North CEO Glen Williams is clear on his direction of travel: To become the leading IoT and private 5G services and solutions provider in the UK.
North emerged as a single entity following the amalgamation of five businesses in October last year. The series of acquisitions and mergers formed part of Aliter Capital’s strategy to build an IoT and connectivity specialist, bringing together Glasgow-based Boston Networks, Welsh business Pinacl and Pinacl GDA, North Shields and Birmingham firm 2020 Vision Systems and London operator PEL Services.
“Our inception was around bringing five businesses together and how we develop and hone the offering we take to market based on that integration,” explained Williams. “We take more of a holistic approach than we did at the beginning and each of the solutions we offer are North solutions rather than individual technologies from various businesses. That transition into North has been seamless and our staff have adapted quickly. Now we can offer and deliver end-to-end services and solutions.”
Last month North was acquired from Aliter by mid-market PE firm Livingbridge in a deal that also saw the IoT firm expand its UK footprint and influence with the acquisition of network infrastructure company Data Techniques, which has 90 employees located across three UK offices in Camberley, Southampton and Basingstoke. Camberley will become North’s new headquarters. “Data Techniques plays in sectors North doesn’t currently operate in and the acquisition will help us scale our capabilities across new areas such as central government and defence,” stated Williams.
“The acquisition also reinforces our presence in the south east and allows us to operate a national network of technical engineers, covering the design, build, maintenance and monitoring of end-to-end IoT solutions and services.”
Livingbridge has an impressive track record operating within the technology sector and made the investment through its £1.2 billion Livingbridge 7 fund. “The investment comes at the right time for us, for Aliter and our investment journey,” commented Williams. “In terms of future investment we have the opportunity to look at further acquisitions with Livingbridge.”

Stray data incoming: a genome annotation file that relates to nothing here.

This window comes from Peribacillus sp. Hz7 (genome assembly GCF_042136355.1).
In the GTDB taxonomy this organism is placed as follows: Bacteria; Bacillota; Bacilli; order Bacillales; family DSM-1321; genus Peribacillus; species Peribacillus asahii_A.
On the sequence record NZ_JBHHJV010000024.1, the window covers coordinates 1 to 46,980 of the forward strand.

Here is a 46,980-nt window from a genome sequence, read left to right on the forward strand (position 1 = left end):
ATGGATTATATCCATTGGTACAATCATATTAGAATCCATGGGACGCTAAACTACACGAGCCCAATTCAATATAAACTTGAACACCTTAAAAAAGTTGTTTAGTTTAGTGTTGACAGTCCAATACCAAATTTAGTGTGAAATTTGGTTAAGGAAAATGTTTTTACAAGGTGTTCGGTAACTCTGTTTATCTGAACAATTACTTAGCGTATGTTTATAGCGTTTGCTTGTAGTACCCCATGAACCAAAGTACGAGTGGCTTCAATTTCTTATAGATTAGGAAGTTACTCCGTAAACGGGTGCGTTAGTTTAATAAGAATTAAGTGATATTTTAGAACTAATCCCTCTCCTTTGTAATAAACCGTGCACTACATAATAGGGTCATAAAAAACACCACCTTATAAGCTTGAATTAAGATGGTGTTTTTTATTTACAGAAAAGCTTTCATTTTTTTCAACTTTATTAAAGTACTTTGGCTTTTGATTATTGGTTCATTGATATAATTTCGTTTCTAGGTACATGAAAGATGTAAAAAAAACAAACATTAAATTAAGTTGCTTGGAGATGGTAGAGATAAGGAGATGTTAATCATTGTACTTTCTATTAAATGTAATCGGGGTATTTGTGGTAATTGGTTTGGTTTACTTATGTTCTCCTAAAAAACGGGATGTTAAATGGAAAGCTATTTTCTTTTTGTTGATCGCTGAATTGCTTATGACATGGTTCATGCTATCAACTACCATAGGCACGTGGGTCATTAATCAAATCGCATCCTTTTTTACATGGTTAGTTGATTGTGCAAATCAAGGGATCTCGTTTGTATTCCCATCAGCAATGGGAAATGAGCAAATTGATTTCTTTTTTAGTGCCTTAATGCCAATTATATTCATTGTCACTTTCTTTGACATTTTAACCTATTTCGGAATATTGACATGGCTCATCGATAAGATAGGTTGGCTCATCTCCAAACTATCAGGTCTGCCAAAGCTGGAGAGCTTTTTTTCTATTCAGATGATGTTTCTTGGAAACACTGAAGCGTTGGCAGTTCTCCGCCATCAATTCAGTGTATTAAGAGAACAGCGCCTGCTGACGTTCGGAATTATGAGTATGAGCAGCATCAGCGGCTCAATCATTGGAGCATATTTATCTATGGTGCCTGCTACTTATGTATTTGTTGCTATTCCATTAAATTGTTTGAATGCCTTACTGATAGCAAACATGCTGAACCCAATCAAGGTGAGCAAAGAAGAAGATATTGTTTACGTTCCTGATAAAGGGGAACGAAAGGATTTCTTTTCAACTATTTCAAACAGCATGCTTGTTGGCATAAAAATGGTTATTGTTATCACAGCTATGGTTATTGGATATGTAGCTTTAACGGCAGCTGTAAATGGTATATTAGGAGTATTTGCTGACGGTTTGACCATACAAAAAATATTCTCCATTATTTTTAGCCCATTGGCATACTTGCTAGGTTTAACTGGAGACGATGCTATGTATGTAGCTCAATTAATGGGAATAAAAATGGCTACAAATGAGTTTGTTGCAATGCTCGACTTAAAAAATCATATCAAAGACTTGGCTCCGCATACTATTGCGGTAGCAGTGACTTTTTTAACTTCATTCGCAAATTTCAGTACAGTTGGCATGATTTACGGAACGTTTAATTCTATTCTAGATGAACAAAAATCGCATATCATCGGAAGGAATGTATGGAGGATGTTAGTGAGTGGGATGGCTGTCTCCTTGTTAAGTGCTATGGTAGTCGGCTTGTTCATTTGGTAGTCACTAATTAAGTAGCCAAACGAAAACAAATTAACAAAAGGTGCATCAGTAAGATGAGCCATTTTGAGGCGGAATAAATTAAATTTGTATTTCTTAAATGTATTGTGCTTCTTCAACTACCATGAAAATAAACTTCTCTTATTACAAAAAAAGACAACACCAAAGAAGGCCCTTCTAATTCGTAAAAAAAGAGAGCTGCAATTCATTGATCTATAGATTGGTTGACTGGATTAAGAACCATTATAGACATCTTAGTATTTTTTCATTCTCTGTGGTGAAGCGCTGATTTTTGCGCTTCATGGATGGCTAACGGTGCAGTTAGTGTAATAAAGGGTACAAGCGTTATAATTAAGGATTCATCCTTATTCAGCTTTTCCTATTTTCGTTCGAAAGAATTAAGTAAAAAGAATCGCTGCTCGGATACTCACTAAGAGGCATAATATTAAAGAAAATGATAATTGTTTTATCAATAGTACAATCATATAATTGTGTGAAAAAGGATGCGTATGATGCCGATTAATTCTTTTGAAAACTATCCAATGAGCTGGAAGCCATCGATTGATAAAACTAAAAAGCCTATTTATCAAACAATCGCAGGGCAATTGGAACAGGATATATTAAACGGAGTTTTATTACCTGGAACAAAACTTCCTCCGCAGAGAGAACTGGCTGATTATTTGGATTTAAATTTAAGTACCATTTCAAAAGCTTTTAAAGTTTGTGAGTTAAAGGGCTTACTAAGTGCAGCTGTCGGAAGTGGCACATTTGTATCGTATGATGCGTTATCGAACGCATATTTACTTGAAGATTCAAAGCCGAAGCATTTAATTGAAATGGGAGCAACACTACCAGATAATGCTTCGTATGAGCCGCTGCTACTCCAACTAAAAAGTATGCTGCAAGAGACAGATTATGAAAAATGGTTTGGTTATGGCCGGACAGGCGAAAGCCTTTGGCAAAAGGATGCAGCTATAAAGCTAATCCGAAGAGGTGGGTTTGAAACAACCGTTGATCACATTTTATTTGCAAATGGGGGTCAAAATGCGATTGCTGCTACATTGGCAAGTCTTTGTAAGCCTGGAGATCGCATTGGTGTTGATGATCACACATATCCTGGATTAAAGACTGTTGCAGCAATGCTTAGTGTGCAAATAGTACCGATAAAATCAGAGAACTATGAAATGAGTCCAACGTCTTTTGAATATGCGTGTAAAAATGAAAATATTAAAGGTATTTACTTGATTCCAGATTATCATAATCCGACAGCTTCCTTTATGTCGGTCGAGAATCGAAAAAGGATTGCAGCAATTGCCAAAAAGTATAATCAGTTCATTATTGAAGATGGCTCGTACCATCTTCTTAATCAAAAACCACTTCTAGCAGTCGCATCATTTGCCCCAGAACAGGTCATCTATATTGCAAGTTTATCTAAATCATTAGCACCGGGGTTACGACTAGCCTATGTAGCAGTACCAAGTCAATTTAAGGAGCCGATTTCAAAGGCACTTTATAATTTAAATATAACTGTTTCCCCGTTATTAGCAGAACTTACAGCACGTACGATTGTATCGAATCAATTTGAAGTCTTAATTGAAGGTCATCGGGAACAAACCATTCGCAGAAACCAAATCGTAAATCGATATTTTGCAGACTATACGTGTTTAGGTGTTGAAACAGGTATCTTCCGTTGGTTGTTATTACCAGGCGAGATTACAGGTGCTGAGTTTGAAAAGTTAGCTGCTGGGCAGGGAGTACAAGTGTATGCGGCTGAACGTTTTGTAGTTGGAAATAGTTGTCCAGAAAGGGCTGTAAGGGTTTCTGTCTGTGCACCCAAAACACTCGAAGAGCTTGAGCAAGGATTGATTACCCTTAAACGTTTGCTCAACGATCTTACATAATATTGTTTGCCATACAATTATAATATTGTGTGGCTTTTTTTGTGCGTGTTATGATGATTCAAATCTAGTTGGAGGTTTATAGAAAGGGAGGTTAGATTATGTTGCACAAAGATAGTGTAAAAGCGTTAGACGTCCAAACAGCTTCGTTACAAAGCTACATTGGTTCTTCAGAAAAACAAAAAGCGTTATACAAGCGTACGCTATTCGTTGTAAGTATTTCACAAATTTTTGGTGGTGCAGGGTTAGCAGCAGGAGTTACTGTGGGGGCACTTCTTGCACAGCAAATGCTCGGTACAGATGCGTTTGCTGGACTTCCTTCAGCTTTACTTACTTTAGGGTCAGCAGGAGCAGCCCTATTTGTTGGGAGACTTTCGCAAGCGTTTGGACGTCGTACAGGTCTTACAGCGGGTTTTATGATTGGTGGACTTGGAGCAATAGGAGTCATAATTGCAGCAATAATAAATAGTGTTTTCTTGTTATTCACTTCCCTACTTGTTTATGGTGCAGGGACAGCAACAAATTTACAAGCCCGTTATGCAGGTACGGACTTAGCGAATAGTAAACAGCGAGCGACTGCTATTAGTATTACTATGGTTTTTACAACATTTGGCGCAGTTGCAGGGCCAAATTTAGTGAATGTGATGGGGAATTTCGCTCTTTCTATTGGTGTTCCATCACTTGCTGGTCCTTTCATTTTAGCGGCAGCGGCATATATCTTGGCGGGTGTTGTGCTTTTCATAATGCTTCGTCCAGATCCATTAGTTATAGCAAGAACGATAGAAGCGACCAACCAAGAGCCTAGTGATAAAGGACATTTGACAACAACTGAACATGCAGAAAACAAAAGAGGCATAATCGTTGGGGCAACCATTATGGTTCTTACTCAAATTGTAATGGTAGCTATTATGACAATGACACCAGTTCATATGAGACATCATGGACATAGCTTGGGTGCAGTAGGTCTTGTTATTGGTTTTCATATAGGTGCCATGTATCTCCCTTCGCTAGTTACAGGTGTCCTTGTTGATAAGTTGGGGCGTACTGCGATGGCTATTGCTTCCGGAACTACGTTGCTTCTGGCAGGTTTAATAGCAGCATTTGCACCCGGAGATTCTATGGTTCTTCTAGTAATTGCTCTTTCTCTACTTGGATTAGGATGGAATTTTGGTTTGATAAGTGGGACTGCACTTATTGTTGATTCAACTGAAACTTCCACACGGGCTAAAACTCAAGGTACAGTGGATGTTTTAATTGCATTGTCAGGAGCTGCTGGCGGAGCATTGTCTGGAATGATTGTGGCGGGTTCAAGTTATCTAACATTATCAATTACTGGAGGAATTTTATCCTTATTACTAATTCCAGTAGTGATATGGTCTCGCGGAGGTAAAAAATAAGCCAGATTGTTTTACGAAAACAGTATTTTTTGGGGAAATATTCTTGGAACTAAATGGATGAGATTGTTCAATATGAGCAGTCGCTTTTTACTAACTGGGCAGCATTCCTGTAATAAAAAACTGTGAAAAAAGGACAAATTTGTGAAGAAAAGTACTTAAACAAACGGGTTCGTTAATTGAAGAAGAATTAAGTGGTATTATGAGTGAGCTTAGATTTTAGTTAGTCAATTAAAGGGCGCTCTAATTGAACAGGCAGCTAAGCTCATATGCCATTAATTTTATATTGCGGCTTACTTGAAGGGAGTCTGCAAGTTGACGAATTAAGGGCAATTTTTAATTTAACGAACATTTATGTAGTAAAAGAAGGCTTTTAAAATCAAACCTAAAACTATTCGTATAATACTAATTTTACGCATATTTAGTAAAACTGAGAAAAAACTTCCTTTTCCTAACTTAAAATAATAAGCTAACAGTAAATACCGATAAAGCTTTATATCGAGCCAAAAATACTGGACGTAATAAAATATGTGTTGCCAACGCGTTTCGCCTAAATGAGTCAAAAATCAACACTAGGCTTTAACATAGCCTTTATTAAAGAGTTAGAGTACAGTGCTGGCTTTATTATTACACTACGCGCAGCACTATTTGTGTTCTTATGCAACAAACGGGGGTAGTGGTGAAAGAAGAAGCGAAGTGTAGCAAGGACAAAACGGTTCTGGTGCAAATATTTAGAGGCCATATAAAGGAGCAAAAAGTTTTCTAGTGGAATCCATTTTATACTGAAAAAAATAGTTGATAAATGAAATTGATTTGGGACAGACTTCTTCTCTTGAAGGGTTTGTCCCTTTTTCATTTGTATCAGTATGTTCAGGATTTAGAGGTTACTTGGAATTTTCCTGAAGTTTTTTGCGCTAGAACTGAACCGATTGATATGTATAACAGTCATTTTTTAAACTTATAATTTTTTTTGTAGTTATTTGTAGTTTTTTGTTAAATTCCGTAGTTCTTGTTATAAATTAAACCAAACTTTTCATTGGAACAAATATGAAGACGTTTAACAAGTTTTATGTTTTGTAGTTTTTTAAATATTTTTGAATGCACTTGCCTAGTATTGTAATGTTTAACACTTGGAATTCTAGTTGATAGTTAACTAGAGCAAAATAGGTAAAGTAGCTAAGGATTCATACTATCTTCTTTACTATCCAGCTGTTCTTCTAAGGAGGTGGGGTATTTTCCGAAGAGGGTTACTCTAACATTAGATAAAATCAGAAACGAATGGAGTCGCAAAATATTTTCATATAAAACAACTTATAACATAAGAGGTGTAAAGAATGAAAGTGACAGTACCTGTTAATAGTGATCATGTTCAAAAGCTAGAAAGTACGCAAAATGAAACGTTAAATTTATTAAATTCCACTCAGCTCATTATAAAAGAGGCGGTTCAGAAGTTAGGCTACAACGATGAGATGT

Williams’ strategic planning is supported by the strength of his prior experience: As CEO of Damovo he brought six international businesses together. He was also Sales Director at Dell and did stints at Lenovo, Computacenter and Daisy Group in various senior roles. “My previous CEO experience mixed with my background in IT and communications has been highly influential in my role at North, and the time spent building that experience from the ground up is important in understanding the day-to-day challenges as well as the strategic overview,” commented Williams.
The enlarged North group is now 362 strong with a turnover of £63 million. Its customer base spans the length and breadth of the UK, from the Scottish Highlands to the south of England and Wales. “We work with many mid-market and large enterprise companies, as well as the public sector where we service the majority of our clients across local authorities, universities and NHS trusts – and more recently through the Data Techniques acquisition across defence and central government,” explained Williams. “We also operate in other industries such as manufacturing, construction, financial services and utilities.
“We are creating smart, secure, safe and connected spaces and places across the UK, working with our customers to integrate technology within data centres, buildings, campuses and cities, and in complex and critical environments. We are doing this through our solutions in IoT, CCTV, fire and safety, networks and WiFi. We can deliver all of these services end-to-end. For us, the key for growth isn’t around the number of opportunities, it’s about focusing on winning the right ones at the right time and on delivering for our customers.”
Williams sees private 5G and IoT as a strong growth area for North and he pointed to sustainability as a significant driver as the company seeks to support customers in their race to net zero. “We are working with numerous local authorities and businesses on sensor and IoT-based solutions that transform the ways we live and work through smart technology, while creating a more sustainable practice that supports our environment,” he added.
“Smart data will play a key role in the race to net zero. We can monitor anything from air quality and CO2 levels to electricity consumption and light levels, and we have been shortlisted for a sustainable award through our work with Highland and Islands Council using sensors to reduce carbon emissions across its buildings. There is plenty of room to expand and any critical environment where you need to collect data is a growth space. The opportunities are endless.”